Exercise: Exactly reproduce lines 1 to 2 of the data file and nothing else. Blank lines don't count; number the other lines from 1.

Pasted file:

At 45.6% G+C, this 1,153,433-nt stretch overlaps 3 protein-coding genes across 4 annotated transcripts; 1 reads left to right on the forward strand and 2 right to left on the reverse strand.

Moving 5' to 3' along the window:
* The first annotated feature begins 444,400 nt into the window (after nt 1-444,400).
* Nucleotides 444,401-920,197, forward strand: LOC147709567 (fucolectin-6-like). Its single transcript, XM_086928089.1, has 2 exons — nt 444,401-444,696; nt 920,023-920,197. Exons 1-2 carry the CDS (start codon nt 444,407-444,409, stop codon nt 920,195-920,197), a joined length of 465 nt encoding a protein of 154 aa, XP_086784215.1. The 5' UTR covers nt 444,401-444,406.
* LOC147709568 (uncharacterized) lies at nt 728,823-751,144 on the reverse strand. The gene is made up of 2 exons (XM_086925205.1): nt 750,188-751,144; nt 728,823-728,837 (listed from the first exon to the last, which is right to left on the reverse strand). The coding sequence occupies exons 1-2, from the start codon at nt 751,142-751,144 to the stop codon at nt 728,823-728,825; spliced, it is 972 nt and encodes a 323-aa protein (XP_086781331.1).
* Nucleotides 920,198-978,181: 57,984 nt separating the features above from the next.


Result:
At 45.6% G+C, this 1,153,433-nt stretch overlaps 3 protein-coding genes across 4 annotated transcripts; 1 reads left to right on the forward strand and 2 right to left on the reverse strand.

Moving 5' to 3' along the window: